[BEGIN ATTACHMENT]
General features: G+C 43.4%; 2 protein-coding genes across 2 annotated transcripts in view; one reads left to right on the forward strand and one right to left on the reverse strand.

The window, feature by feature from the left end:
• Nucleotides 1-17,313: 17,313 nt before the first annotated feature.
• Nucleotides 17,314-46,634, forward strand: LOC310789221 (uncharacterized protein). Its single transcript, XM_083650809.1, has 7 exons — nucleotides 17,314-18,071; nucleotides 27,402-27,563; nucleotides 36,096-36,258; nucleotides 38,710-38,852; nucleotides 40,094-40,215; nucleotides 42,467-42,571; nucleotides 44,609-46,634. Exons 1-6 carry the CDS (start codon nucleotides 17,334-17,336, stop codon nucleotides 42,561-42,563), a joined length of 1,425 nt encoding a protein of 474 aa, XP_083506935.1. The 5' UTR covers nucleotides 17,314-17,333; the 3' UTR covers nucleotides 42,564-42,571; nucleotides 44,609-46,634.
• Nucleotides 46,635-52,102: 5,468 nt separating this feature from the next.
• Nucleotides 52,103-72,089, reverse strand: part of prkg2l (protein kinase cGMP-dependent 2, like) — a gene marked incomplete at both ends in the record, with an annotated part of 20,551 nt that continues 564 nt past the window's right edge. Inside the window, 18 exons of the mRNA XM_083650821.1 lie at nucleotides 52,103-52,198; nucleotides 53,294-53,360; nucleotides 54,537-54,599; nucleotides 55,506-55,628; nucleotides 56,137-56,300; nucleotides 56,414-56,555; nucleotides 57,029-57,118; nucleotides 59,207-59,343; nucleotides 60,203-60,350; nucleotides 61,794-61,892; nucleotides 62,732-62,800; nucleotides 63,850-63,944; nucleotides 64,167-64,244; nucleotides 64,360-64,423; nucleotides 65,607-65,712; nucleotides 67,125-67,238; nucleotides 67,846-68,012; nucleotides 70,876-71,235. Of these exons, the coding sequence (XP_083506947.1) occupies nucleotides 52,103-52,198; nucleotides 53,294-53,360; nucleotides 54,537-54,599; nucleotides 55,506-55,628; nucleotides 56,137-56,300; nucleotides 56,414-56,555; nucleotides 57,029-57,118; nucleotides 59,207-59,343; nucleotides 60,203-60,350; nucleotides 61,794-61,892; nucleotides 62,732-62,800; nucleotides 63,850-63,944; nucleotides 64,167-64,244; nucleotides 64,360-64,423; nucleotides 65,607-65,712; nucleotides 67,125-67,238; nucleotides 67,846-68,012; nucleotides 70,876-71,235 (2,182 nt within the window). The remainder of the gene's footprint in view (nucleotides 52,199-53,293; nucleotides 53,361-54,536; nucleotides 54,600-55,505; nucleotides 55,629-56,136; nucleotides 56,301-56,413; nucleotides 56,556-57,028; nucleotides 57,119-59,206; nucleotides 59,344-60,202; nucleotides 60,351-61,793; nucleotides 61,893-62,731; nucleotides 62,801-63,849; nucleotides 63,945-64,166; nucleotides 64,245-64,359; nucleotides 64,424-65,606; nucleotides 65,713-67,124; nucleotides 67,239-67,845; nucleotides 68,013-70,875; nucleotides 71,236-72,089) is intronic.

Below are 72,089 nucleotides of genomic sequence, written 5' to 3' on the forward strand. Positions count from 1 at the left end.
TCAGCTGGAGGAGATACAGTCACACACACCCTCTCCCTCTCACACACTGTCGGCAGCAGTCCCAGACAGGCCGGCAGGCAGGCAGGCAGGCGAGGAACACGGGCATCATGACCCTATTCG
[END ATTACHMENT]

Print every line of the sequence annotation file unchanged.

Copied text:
General features: G+C 43.4%; 2 protein-coding genes across 2 annotated transcripts in view; one reads left to right on the forward strand and one right to left on the reverse strand.

The window, feature by feature from the left end:
• Nucleotides 1-17,313: 17,313 nt before the first annotated feature.
• Nucleotides 17,314-46,634, forward strand: LOC310789221 (uncharacterized protein). Its single transcript, XM_083650809.1, has 7 exons — nucleotides 17,314-18,071; nucleotides 27,402-27,563; nucleotides 36,096-36,258; nucleotides 38,710-38,852; nucleotides 40,094-40,215; nucleotides 42,467-42,571; nucleotides 44,609-46,634. Exons 1-6 carry the CDS (start codon nucleotides 17,334-17,336, stop codon nucleotides 42,561-42,563), a joined length of 1,425 nt encoding a protein of 474 aa, XP_083506935.1. The 5' UTR covers nucleotides 17,314-17,333; the 3' UTR covers nucleotides 42,564-42,571; nucleotides 44,609-46,634.
• Nucleotides 46,635-52,102: 5,468 nt separating this feature from the next.
• Nucleotides 52,103-72,089, reverse strand: part of prkg2l (protein kinase cGMP-dependent 2, like) — a gene marked incomplete at both ends in the record, with an annotated part of 20,551 nt that continues 564 nt past the window's right edge. Inside the window, 18 exons of the mRNA XM_083650821.1 lie at nucleotides 52,103-52,198; nucleotides 53,294-53,360; nucleotides 54,537-54,599; nucleotides 55,506-55,628; nucleotides 56,137-56,300; nucleotides 56,414-56,555; nucleotides 57,029-57,118; nucleotides 59,207-59,343; nucleotides 60,203-60,350; nucleotides 61,794-61,892; nucleotides 62,732-62,800; nucleotides 63,850-63,944; nucleotides 64,167-64,244; nucleotides 64,360-64,423; nucleotides 65,607-65,712; nucleotides 67,125-67,238; nucleotides 67,846-68,012; nucleotides 70,876-71,235. Of these exons, the coding sequence (XP_083506947.1) occupies nucleotides 52,103-52,198; nucleotides 53,294-53,360; nucleotides 54,537-54,599; nucleotides 55,506-55,628; nucleotides 56,137-56,300; nucleotides 56,414-56,555; nucleotides 57,029-57,118; nucleotides 59,207-59,343; nucleotides 60,203-60,350; nucleotides 61,794-61,892; nucleotides 62,732-62,800; nucleotides 63,850-63,944; nucleotides 64,167-64,244; nucleotides 64,360-64,423; nucleotides 65,607-65,712; nucleotides 67,125-67,238; nucleotides 67,846-68,012; nucleotides 70,876-71,235 (2,182 nt within the window). The remainder of the gene's footprint in view (nucleotides 52,199-53,293; nucleotides 53,361-54,536; nucleotides 54,600-55,505; nucleotides 55,629-56,136; nucleotides 56,301-56,413; nucleotides 56,556-57,028; nucleotides 57,119-59,206; nucleotides 59,344-60,202; nucleotides 60,351-61,793; nucleotides 61,893-62,731; nucleotides 62,801-63,849; nucleotides 63,945-64,166; nucleotides 64,245-64,359; nucleotides 64,424-65,606; nucleotides 65,713-67,124; nucleotides 67,239-67,845; nucleotides 68,013-70,875; nucleotides 71,236-72,089) is intronic.

Below are 72,089 nucleotides of genomic sequence, written 5' to 3' on the forward strand. Positions count from 1 at the left end.
TCAGCTGGAGGAGATACAGTCACACACACCCTCTCCCTCTCACACACTGTCGGCAGCAGTCCCAGACAGGCCGGCAGGCAGGCAGGCAGGCGAGGAACACGGGCATCATGACCCTATTCG